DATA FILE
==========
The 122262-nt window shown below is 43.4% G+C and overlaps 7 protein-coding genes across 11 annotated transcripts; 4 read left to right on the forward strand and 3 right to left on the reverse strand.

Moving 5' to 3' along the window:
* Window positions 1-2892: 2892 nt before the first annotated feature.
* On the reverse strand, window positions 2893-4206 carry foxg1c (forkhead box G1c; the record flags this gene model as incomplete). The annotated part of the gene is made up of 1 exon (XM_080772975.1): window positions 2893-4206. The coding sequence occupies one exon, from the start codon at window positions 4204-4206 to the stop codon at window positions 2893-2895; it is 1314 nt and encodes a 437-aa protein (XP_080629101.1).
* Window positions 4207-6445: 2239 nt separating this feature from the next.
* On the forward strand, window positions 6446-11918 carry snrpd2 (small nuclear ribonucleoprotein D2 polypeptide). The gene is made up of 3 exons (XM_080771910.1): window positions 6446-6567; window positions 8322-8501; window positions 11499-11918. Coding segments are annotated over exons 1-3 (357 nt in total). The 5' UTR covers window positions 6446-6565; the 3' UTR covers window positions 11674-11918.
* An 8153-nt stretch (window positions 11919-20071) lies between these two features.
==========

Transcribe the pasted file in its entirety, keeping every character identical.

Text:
The 122262-nt window shown below is 43.4% G+C and overlaps 7 protein-coding genes across 11 annotated transcripts; 4 read left to right on the forward strand and 3 right to left on the reverse strand.

Moving 5' to 3' along the window:
* Window positions 1-2892: 2892 nt before the first annotated feature.
* On the reverse strand, window positions 2893-4206 carry foxg1c (forkhead box G1c; the record flags this gene model as incomplete). The annotated part of the gene is made up of 1 exon (XM_080772975.1): window positions 2893-4206. The coding sequence occupies one exon, from the start codon at window positions 4204-4206 to the stop codon at window positions 2893-2895; it is 1314 nt and encodes a 437-aa protein (XP_080629101.1).
* Window positions 4207-6445: 2239 nt separating this feature from the next.
* On the forward strand, window positions 6446-11918 carry snrpd2 (small nuclear ribonucleoprotein D2 polypeptide). The gene is made up of 3 exons (XM_080771910.1): window positions 6446-6567; window positions 8322-8501; window positions 11499-11918. Coding segments are annotated over exons 1-3 (357 nt in total). The 5' UTR covers window positions 6446-6565; the 3' UTR covers window positions 11674-11918.
* An 8153-nt stretch (window positions 11919-20071) lies between these two features.